Mimicking fasting without undue suffering

Research suggests that constantly eating less or fasting on alternate days for example might grant us a longer life but would this reward beset by perpetual gustatory deprivation justify such ongoing misery?   Mercifully similar exploration of the dietary interventions that might help us to live healthier and extended lives suggests that at least on some days not eating beyond the late afternoon might approximate the benefits of always eating less or spending a whole day not eating at all.  The trick of telling our bodies that we are depriving it of food which sets of all sorts of biochemical survival mechanisms which might allow us to live longer appears to be connected with the hormone melatonin. 

 We start manufacturing this hormone at night around 10pm and it sets to work igniting cancer protective and a host of salvaging and salubrious chemical pathways that help to cleanse and rejuvenate our cells.  The more distant our eating behaviour from the time when this hormone is triggered the more it is activated and the greater its benefits.  Eating a late meal dulls its presence and the potential anti-ageing advantage is lost.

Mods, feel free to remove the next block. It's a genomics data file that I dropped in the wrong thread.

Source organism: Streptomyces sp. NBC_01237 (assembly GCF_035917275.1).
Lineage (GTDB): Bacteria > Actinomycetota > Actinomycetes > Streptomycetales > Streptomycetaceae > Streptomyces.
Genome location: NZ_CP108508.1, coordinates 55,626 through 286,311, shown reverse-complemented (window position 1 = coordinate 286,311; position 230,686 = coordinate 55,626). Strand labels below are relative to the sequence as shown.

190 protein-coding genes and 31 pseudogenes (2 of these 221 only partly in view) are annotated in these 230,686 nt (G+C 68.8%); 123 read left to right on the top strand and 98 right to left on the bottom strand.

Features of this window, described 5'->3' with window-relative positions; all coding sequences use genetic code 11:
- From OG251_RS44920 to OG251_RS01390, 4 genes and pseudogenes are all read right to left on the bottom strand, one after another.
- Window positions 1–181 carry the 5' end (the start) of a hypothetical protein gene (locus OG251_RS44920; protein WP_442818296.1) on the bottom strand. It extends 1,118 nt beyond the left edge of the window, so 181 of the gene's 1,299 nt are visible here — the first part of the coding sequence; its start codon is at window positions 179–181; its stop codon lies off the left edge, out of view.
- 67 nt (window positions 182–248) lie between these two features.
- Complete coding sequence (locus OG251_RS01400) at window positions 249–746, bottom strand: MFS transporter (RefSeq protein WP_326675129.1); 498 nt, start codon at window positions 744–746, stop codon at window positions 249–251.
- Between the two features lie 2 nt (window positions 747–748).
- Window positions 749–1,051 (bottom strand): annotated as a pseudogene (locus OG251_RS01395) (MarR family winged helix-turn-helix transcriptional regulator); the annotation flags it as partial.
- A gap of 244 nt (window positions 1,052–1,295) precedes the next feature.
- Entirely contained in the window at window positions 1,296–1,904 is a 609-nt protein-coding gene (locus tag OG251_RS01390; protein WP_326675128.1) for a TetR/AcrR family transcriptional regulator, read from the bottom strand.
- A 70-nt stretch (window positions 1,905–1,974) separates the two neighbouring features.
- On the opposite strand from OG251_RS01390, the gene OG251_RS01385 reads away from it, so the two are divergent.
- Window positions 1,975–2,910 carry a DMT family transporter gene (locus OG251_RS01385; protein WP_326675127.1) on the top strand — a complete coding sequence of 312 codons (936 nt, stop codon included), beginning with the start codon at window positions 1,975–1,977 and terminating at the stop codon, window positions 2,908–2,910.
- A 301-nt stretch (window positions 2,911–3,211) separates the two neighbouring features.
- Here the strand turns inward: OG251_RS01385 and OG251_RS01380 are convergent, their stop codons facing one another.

Another strategy which might confer the upside of prolonged fasting is what is called the fasting-mimicking diet (FMD).  FMD is a low-calorie/low protein diet with plant-based ingredients.  This has been shown to make mice smarter and leaner with stronger immune systems, a nice bonus with the coronavirus incessantly hovering around our beings.  All we humans might need to do is to adopt the FMD way of eating for a few days every 2-3 months to realise these benefits and live longer, healthier lives.

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